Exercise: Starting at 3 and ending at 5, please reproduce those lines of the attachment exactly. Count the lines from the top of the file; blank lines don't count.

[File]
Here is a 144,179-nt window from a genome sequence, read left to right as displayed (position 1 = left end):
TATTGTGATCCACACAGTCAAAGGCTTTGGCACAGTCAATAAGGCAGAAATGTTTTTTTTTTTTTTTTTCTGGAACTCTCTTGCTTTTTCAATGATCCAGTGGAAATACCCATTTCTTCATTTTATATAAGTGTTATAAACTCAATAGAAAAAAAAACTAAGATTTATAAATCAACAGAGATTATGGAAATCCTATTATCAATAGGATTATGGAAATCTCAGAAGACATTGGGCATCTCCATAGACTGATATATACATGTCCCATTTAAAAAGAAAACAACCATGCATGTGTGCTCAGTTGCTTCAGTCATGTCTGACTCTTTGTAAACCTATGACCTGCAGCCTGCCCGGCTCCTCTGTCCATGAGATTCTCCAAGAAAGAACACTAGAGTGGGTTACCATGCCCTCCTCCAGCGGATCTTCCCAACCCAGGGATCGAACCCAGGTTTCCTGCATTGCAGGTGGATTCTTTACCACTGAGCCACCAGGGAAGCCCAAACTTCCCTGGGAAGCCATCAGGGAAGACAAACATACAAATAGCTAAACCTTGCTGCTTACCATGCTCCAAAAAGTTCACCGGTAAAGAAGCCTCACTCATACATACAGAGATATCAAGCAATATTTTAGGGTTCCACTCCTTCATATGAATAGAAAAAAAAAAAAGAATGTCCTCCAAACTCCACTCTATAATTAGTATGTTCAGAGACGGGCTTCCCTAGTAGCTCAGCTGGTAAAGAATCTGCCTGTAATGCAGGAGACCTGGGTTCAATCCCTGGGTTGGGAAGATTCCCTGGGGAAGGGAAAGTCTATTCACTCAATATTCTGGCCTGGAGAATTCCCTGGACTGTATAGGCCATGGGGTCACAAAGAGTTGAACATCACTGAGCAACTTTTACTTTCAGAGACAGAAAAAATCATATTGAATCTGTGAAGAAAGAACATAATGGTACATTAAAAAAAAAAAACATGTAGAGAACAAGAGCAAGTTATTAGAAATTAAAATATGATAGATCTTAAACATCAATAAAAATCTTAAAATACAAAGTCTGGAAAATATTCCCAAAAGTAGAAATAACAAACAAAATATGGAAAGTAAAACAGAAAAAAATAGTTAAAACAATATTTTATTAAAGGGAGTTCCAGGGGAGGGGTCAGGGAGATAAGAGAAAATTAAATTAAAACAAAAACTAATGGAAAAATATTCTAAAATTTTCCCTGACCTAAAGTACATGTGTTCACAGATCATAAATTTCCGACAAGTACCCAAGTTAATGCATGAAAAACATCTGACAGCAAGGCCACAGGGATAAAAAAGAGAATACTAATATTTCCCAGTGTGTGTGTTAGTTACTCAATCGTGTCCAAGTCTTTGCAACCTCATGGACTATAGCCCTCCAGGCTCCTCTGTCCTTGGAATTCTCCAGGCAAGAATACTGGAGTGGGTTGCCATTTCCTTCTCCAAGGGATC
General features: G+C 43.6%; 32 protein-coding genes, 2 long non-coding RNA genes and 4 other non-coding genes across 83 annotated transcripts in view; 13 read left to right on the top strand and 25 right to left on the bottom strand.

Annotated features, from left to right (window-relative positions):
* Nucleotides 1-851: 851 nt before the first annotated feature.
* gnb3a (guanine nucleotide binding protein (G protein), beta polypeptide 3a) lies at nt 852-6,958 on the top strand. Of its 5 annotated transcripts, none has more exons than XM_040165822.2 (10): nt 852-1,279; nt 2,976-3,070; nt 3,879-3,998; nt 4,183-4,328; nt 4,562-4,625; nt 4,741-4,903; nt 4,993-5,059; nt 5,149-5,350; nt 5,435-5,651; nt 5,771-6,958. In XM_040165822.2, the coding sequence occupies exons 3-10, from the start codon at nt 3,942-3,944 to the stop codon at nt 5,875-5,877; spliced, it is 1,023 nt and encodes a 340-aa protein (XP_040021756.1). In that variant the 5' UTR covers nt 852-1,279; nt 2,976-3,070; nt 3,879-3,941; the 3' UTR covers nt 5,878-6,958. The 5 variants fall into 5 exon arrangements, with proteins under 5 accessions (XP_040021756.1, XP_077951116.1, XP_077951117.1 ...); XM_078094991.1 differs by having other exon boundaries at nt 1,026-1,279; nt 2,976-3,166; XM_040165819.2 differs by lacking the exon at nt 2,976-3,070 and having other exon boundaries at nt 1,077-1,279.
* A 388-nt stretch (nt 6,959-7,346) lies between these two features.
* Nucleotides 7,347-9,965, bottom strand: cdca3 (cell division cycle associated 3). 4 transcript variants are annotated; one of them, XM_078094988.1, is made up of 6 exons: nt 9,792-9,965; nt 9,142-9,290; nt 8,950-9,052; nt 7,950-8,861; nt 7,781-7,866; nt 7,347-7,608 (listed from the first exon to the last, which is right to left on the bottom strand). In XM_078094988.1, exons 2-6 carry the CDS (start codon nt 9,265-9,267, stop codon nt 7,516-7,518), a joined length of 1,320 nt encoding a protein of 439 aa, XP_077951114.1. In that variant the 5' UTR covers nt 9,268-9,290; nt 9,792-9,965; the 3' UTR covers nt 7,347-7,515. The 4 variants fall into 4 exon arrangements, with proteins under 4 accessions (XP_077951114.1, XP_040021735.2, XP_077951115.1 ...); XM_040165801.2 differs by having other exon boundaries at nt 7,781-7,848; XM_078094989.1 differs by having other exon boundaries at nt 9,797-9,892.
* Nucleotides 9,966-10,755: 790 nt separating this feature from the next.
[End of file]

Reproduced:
General features: G+C 43.6%; 32 protein-coding genes, 2 long non-coding RNA genes and 4 other non-coding genes across 83 annotated transcripts in view; 13 read left to right on the top strand and 25 right to left on the bottom strand.

Annotated features, from left to right (window-relative positions):
* Nucleotides 1-851: 851 nt before the first annotated feature.